June 29th, 2008
India is seeing a huge surge in mobile gaming activities. As a result of this activity, well known research firms across the country are estimating that mobile gaming revenues in the country will exceed $500 million by 2012. This is based on the fact that continually increasing number of users are signing up for wireless services in India, the world’s fastest-growing telecom market. Worldwide mobile gaming revenue is on pace to total USD 4.5 billion in 2008 according to according to Gartner, Inc.
The mobile game market has outshone the PC and console game market in the emerging territories of Asia largely because of the low penetration of PCs compared with that of mobile devices.
June 29th, 2008
Gosh.. this does not seem to end. I wish this went one way or the other and we were spared the glut of news around this on every tech board. Microsoft needs Yahoo to be anything in the internet space and it is as simple as that. For Yahoo it is a good exit plan. But for consumers and internet users, a merger is not good news. We want more competition rather than a few monopolizing the net. Regardless, I wish this would end and we can move onto some more interesting tech happenings and some new ideas in hot areas like mobile.
June 26th, 2008
I have been pondering over ever increasing hue and cry about mobile marketing, for a while.
I have been going around to people from US to Europe to India to Australia etc. etc. etc. asking about their views on top 10 points to consider in Mobile Marketing area. Received numerous responses.
To give out the results of this survey, I am putting my views and the results together in a white paper on the same…which will be out soon…
If any of you would like to get the same…please get in touch with us and we will send it promptly. Till then…keep reading and sharing your views/ comments…
June 26th, 2008
The world of telecom is now all about various overseas companies investing globally. This is clear from the following:
- Tata Communications of India is investing in China Enterprise Communications (CEC) of China. They have bougth 50% stake in CEC.
- Beyond seeking opportunities to invest in Europe, the aggressive Israeli investment firm Koor Industries is said to be setting its sights on Asia–in particular, on pan-Indian cellular network operator Tata Teleservices.
June 19th, 2008
Businesses always make more profits when they get early mover advantage in the market for new technologies and ideas. Individual/ end users many a times get benefited when they adopt a technology in later stages of its development. Because by then, most, if not all, lacunae would have been filled by the manufacturers. I sincerely hope that the reader of this post is getting, what I am pointing at…Yes…U guessed it right…I am talking about Apple’s new 3G iPhone…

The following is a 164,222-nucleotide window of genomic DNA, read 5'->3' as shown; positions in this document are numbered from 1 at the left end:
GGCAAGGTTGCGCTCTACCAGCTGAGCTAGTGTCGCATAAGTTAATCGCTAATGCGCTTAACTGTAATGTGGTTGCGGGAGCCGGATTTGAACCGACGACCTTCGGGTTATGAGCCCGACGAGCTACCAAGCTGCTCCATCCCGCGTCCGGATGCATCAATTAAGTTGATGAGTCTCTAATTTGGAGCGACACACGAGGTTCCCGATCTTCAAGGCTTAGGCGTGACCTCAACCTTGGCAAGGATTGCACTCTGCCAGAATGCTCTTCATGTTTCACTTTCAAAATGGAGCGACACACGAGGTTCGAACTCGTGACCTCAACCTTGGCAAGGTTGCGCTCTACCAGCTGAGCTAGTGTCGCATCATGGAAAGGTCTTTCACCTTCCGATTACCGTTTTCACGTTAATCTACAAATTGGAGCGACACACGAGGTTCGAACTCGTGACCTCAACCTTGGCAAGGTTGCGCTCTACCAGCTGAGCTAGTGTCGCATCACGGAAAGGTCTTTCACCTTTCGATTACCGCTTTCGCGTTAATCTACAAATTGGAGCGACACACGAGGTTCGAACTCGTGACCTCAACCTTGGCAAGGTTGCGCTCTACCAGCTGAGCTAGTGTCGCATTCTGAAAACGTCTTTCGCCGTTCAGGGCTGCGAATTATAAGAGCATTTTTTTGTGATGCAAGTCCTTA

In India especially, there is a huge market for second hand phones and Chinese duplicate versions. When iPhone was launched first time by Apple, it became an instant hit everywhere around the world. But since it was on costlier side (Approx. Rs.30000+ in Indian currency), it could be afforded only by either business class people or people in high positions in companies. Surprisingly, it didn’t take even months or weeks but just a few days when iPhone came into market with no guarantees or warranties what so ever. These were imports from United States where iPhone was released first. Many people lost huge sums of money in buying these models just in hope that these may work just as good as the original one. There were hacking programs available in market which claimed to break the iPhone lock and make it work on the usual GSM carriers (similar story occurred in China).
And now…here you go…Apple has launched an all new upgraded version of iPhone and that too at less than half the old price (Approx. Rs.8000 – Rs.12500) in two storage versions i.e. 8GB and 16GB capacities. It has come out with more storage, better features and more affordable rates for everybody. Its 3G iPhone…and more